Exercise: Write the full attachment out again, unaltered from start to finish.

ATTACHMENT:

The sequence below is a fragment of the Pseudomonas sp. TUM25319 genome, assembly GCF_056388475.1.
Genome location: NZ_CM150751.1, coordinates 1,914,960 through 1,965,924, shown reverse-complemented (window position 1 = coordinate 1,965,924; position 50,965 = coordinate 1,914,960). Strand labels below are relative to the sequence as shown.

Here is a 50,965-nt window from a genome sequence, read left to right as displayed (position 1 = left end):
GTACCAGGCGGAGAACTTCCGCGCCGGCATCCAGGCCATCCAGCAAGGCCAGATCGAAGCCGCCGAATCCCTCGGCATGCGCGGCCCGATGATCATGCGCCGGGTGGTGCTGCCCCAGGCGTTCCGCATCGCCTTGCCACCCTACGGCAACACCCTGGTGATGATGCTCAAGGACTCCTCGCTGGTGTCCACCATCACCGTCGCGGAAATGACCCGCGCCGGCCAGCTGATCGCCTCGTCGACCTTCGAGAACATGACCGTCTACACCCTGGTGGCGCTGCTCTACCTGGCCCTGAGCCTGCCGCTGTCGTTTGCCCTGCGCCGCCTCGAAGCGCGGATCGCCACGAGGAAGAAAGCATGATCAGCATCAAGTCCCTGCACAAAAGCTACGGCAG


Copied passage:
The sequence below is a fragment of the Pseudomonas sp. TUM25319 genome, assembly GCF_056388475.1.
Genome location: NZ_CM150751.1, coordinates 1,914,960 through 1,965,924, shown reverse-complemented (window position 1 = coordinate 1,965,924; position 50,965 = coordinate 1,914,960). Strand labels below are relative to the sequence as shown.

Here is a 50,965-nt window from a genome sequence, read left to right as displayed (position 1 = left end):
GTACCAGGCGGAGAACTTCCGCGCCGGCATCCAGGCCATCCAGCAAGGCCAGATCGAAGCCGCCGAATCCCTCGGCATGCGCGGCCCGATGATCATGCGCCGGGTGGTGCTGCCCCAGGCGTTCCGCATCGCCTTGCCACCCTACGGCAACACCCTGGTGATGATGCTCAAGGACTCCTCGCTGGTGTCCACCATCACCGTCGCGGAAATGACCCGCGCCGGCCAGCTGATCGCCTCGTCGACCTTCGAGAACATGACCGTCTACACCCTGGTGGCGCTGCTCTACCTGGCCCTGAGCCTGCCGCTGTCGTTTGCCCTGCGCCGCCTCGAAGCGCGGATCGCCACGAGGAAGAAAGCATGATCAGCATCAAGTCCCTGCACAAAAGCTACGGCAG